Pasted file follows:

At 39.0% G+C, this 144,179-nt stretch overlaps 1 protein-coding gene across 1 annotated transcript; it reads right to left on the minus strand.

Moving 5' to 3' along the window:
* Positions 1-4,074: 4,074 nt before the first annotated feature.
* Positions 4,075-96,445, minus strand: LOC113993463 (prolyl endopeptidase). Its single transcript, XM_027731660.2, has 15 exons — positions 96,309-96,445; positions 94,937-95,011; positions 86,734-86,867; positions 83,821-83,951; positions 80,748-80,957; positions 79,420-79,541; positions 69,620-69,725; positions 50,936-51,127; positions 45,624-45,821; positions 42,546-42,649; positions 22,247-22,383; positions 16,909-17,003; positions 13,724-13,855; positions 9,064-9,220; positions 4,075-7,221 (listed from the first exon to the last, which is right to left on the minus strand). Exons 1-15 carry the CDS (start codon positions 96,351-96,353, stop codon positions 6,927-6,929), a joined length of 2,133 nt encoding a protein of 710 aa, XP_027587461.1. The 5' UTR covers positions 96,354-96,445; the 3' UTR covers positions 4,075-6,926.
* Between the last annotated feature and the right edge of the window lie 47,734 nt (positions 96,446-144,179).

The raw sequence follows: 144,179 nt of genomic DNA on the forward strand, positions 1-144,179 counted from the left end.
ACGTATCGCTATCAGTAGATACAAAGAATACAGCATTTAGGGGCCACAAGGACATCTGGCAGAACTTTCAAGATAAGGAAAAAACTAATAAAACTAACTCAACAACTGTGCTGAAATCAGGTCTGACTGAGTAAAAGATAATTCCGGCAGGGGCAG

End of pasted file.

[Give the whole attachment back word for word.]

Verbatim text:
At 39.0% G+C, this 144,179-nt stretch overlaps 1 protein-coding gene across 1 annotated transcript; it reads right to left on the minus strand.

Moving 5' to 3' along the window:
* Positions 1-4,074: 4,074 nt before the first annotated feature.
* Positions 4,075-96,445, minus strand: LOC113993463 (prolyl endopeptidase). Its single transcript, XM_027731660.2, has 15 exons — positions 96,309-96,445; positions 94,937-95,011; positions 86,734-86,867; positions 83,821-83,951; positions 80,748-80,957; positions 79,420-79,541; positions 69,620-69,725; positions 50,936-51,127; positions 45,624-45,821; positions 42,546-42,649; positions 22,247-22,383; positions 16,909-17,003; positions 13,724-13,855; positions 9,064-9,220; positions 4,075-7,221 (listed from the first exon to the last, which is right to left on the minus strand). Exons 1-15 carry the CDS (start codon positions 96,351-96,353, stop codon positions 6,927-6,929), a joined length of 2,133 nt encoding a protein of 710 aa, XP_027587461.1. The 5' UTR covers positions 96,354-96,445; the 3' UTR covers positions 4,075-6,926.
* Between the last annotated feature and the right edge of the window lie 47,734 nt (positions 96,446-144,179).

The raw sequence follows: 144,179 nt of genomic DNA on the forward strand, positions 1-144,179 counted from the left end.
ACGTATCGCTATCAGTAGATACAAAGAATACAGCATTTAGGGGCCACAAGGACATCTGGCAGAACTTTCAAGATAAGGAAAAAACTAATAAAACTAACTCAACAACTGTGCTGAAATCAGGTCTGACTGAGTAAAAGATAATTCCGGCAGGGGCAG